Presentation on theme: "Phillip Thomas Heat losses in a car in the winter."— Presentation transcript:
Phillip Thomas Heat losses in a car in the winter
The Issue Driving home for thanksgiving I noticed that the different surfaces of my car (windows, roof, side panels) were different temperatures. I took this to mean that since both the outside temperatures and the inside temperatures were reasonably uniform that the heat loss at each must have been different. So I wanted to see where the most heat was lost and how much.
Important Dimensions and Values Interior of car modeled as 1.5 meter by 1 meter by 1 meter prism Bottom half is modeled as 5 cm fiberglass and top half is modeled as glass, top side is modeled as 3 mm thick canvas. The outside is 0 degrees Celcius, the interior temperature is 20 degrees celcius, and the car is moving at 30 m/s (67 mph).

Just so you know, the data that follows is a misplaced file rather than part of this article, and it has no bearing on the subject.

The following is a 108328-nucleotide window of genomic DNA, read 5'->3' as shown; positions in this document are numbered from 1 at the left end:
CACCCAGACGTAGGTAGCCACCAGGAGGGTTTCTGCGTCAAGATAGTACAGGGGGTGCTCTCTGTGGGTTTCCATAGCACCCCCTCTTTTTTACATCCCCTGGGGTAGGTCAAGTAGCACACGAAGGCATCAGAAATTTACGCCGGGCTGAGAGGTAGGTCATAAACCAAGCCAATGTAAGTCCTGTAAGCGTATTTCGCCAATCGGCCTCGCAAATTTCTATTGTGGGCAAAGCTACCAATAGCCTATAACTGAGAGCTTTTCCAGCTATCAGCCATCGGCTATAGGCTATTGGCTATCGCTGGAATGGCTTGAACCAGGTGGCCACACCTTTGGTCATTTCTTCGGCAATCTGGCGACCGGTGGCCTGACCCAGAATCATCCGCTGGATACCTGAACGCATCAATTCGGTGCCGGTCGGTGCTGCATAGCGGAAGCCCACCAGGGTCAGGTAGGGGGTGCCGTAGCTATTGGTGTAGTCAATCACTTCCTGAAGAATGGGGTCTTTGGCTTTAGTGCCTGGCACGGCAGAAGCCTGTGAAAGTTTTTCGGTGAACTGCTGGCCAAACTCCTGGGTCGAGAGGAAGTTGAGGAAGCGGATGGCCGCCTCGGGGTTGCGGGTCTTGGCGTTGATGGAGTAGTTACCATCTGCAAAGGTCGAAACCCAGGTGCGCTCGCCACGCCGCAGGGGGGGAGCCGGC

Results The most heat is lost through the side windows followed by the roof and front windshield. The roof looses about the same q/m 2 as the windshield, but because its bigger, twice as much power is lost. Total Losses = 1939 W WattsRoofSide windowsSide PanelsWindsheild q(Watts/m 2 ) q (Watts)
Importance of Results By determining these losses, efforts can be made to minimize them by changing materials with different properties, adding addition insulation, etc. It is interesting the human body at sitting conditions will produce around 150 Watts, more if in a cool environment, however, even two passengers will not make up for the lost heat to through the surfaces mentioned. A heater will be necessary to maintain air temperature at 20 Celsius.